Saturday, 24 February 2007

Four-footed flutterers

As I left the house to brave the convoys of chronologically-challenged Sunday drivers, a butterfly dive-bombed me. I probably should have taken this as an augury of doom and stayed home but I pressed on. (Not least of all because I had a shopping list that included toilet paper, chocolate and beer. All essentials.)

The menacing insect was a painted lady (Vanessa kershawi), which has a rapid and unpredictable flight. It zoomed over my head and landed on the leadlight on my front door. The dead leaf camouflage that would have rendered it almost invisible in the scrub wasn't quite as effective on the stained glass. (Although it would have been even more obvious had I bothered to clean the window.)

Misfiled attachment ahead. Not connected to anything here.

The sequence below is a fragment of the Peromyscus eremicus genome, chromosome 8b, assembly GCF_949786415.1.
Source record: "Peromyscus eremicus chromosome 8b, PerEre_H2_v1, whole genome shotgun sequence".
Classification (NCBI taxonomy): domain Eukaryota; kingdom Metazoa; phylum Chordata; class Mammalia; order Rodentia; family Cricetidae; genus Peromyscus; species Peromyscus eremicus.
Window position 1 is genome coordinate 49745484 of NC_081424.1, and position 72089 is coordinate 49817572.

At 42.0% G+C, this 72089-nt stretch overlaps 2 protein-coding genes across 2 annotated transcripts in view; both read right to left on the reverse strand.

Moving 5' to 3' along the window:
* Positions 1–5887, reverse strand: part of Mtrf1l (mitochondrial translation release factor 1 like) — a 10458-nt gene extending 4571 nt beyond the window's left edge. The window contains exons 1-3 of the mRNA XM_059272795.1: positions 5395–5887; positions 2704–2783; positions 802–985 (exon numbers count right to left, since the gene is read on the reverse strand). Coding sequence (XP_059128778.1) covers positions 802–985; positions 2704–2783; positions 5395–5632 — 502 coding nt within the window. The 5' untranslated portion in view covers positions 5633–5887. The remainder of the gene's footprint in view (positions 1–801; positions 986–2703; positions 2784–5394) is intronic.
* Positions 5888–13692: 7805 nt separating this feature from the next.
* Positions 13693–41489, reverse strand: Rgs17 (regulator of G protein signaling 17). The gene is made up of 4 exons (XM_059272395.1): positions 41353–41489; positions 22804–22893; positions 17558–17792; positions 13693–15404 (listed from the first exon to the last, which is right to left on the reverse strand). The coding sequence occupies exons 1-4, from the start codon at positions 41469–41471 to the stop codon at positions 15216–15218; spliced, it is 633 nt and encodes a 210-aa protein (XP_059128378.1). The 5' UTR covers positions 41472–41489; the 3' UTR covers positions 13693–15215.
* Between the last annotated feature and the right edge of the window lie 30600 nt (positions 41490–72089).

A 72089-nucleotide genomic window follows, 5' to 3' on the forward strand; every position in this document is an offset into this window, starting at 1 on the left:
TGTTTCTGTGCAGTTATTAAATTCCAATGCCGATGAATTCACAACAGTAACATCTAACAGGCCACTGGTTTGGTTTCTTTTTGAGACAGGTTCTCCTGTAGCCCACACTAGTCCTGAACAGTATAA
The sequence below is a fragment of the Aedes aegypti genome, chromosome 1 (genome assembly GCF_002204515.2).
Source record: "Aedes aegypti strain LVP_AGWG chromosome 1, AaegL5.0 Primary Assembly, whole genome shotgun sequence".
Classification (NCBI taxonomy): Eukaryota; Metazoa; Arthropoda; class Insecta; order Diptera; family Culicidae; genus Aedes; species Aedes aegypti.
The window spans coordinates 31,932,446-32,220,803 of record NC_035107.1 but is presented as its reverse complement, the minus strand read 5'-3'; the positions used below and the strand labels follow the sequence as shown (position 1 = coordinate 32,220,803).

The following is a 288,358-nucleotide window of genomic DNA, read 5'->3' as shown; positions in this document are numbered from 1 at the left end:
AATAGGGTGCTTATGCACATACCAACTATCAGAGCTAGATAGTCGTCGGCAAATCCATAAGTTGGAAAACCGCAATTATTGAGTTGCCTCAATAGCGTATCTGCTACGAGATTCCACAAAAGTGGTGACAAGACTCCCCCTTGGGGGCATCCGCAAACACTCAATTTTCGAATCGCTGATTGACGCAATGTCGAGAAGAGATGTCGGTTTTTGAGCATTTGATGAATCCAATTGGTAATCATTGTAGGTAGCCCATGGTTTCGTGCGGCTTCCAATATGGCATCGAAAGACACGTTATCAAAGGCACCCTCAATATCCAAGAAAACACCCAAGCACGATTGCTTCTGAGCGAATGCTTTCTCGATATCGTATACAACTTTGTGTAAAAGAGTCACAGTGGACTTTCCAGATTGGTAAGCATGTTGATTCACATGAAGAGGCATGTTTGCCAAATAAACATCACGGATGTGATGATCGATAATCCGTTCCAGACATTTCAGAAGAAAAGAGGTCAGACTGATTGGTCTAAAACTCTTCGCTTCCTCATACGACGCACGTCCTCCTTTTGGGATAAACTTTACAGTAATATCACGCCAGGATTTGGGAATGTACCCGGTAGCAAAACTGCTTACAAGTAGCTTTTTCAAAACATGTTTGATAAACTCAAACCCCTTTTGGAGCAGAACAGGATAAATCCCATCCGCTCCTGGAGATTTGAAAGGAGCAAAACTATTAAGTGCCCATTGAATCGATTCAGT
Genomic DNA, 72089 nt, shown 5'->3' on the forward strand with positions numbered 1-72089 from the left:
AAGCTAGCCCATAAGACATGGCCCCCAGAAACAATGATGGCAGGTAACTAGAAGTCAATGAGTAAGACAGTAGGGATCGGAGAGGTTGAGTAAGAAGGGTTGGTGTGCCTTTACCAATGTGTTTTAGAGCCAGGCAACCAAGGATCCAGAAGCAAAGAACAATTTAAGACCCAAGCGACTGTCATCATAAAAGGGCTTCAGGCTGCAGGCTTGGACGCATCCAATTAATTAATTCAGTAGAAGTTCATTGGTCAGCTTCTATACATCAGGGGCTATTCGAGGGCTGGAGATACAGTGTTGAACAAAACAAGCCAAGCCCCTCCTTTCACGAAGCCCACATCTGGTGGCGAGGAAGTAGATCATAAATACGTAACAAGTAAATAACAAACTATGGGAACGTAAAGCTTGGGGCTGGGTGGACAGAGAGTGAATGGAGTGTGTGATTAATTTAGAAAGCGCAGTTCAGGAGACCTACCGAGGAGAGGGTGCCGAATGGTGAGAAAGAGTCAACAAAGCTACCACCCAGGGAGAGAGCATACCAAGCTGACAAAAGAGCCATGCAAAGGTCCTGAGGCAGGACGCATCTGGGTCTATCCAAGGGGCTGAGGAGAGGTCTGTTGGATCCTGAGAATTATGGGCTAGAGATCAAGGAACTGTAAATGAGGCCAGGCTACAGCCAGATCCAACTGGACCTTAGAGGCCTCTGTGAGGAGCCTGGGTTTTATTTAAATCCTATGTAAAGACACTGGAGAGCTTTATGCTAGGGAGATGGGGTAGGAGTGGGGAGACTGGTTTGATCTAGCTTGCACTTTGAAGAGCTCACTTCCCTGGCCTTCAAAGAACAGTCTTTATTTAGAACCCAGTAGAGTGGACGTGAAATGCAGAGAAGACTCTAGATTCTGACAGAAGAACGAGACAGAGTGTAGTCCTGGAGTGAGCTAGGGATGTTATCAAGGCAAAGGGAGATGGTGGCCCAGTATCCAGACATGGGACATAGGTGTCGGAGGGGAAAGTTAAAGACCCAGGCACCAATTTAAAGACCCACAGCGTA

Painted ladies belong to the family Nymphalidae, which also includes the spectacular Heliconiinae of South America, the wanderers and browns. Despite the diversity of form, all nymphalids have reduced forelegs. This means they appear to possess only two pairs of legs instead of the usual three. This feature is easy to spot if the butterfly has settled. If it is flying, you've got next to no chance.

This painted lady soon tired of my shoving the camera into its face and zipped off. That left me with no other choice than to brave the Saturday afternoon traffic, much of which was driven by the sort of people who would lose a chess match to a cheeseburger. I got the shopping done though.

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